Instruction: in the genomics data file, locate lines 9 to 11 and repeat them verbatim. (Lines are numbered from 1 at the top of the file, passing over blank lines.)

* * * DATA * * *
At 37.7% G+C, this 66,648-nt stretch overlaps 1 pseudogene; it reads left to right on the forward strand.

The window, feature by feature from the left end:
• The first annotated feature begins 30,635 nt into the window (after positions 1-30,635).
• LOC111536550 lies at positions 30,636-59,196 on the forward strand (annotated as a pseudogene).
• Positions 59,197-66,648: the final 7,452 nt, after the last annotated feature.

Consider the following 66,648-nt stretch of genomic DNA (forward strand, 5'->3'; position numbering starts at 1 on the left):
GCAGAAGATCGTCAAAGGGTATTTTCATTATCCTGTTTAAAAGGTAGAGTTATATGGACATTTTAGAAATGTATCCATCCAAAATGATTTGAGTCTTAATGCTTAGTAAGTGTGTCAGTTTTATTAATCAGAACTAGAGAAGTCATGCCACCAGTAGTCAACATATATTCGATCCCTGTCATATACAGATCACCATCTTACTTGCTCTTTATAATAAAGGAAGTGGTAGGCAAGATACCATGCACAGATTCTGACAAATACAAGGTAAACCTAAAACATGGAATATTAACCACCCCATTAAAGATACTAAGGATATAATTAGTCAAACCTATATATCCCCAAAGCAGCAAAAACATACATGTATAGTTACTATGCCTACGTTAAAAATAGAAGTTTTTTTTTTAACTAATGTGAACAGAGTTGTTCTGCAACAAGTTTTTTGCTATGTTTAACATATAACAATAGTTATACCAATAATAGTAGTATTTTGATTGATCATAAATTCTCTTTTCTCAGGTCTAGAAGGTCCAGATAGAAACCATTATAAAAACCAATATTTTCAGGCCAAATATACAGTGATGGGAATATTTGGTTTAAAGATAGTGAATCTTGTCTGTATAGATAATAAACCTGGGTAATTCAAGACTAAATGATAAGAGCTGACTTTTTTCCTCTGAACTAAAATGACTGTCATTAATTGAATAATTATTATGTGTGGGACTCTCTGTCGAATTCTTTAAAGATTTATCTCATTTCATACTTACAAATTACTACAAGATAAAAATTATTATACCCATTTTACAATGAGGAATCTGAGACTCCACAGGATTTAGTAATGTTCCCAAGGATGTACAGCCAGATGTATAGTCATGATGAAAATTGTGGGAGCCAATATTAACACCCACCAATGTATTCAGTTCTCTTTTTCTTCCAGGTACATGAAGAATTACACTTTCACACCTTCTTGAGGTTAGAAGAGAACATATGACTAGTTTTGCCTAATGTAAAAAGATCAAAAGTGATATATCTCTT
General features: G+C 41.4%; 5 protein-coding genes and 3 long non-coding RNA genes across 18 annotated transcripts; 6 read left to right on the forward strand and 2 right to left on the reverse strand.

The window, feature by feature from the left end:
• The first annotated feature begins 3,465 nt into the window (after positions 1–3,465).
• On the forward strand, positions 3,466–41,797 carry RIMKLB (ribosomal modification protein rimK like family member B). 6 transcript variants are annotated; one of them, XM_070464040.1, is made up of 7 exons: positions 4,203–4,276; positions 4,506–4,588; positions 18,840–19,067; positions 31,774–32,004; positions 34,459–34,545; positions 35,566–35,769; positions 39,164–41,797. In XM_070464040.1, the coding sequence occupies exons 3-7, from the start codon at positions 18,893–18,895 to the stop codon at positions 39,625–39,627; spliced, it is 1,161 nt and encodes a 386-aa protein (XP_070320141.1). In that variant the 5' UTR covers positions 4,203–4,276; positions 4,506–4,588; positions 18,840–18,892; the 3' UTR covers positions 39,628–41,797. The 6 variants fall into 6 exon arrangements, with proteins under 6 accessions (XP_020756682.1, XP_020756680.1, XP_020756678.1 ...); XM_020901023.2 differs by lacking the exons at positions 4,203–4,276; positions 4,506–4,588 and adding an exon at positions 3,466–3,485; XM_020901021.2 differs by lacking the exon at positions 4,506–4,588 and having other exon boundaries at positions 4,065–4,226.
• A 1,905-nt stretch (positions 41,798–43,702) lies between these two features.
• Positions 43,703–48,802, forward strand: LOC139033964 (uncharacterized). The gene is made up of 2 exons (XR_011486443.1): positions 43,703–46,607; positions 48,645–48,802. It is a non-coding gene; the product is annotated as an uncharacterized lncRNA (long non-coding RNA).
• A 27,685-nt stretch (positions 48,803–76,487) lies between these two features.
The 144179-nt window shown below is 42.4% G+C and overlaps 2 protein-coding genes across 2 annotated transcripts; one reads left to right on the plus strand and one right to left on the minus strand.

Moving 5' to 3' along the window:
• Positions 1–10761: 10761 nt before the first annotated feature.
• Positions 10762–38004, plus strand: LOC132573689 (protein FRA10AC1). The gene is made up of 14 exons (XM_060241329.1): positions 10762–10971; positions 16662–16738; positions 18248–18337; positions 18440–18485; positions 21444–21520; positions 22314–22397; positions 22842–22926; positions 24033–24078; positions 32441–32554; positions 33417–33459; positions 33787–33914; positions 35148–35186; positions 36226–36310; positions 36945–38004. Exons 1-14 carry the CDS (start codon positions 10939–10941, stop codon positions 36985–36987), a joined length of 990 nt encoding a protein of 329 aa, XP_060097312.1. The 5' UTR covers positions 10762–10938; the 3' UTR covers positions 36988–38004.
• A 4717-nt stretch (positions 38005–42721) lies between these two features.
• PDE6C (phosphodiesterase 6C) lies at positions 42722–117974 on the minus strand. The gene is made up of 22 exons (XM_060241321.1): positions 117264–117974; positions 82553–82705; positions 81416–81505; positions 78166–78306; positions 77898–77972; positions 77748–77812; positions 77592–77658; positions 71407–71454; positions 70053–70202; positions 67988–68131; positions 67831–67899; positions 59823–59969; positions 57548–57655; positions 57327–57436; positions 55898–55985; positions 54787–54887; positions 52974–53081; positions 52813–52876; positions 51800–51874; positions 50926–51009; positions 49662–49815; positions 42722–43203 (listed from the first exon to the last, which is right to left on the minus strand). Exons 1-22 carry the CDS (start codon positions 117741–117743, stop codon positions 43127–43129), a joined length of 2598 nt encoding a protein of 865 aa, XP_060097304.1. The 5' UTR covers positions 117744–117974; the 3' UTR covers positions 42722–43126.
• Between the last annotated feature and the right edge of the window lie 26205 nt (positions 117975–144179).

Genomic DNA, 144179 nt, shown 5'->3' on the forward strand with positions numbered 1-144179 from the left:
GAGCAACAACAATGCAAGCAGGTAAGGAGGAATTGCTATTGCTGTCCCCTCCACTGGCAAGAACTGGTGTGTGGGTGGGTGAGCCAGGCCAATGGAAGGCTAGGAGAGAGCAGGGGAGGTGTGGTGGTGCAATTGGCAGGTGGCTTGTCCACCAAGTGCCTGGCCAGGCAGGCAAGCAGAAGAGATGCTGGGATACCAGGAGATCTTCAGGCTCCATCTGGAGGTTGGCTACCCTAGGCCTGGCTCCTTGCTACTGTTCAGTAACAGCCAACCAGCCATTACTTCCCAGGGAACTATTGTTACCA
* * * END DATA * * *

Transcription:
The window, feature by feature from the left end:
• The first annotated feature begins 3,465 nt into the window (after positions 1–3,465).
• On the forward strand, positions 3,466–41,797 carry RIMKLB (ribosomal modification protein rimK like family member B). 6 transcript variants are annotated; one of them, XM_070464040.1, is made up of 7 exons: positions 4,203–4,276; positions 4,506–4,588; positions 18,840–19,067; positions 31,774–32,004; positions 34,459–34,545; positions 35,566–35,769; positions 39,164–41,797. In XM_070464040.1, the coding sequence occupies exons 3-7, from the start codon at positions 18,893–18,895 to the stop codon at positions 39,625–39,627; spliced, it is 1,161 nt and encodes a 386-aa protein (XP_070320141.1). In that variant the 5' UTR covers positions 4,203–4,276; positions 4,506–4,588; positions 18,840–18,892; the 3' UTR covers positions 39,628–41,797. The 6 variants fall into 6 exon arrangements, with proteins under 6 accessions (XP_020756682.1, XP_020756680.1, XP_020756678.1 ...); XM_020901023.2 differs by lacking the exons at positions 4,203–4,276; positions 4,506–4,588 and adding an exon at positions 3,466–3,485; XM_020901021.2 differs by lacking the exon at positions 4,506–4,588 and having other exon boundaries at positions 4,065–4,226.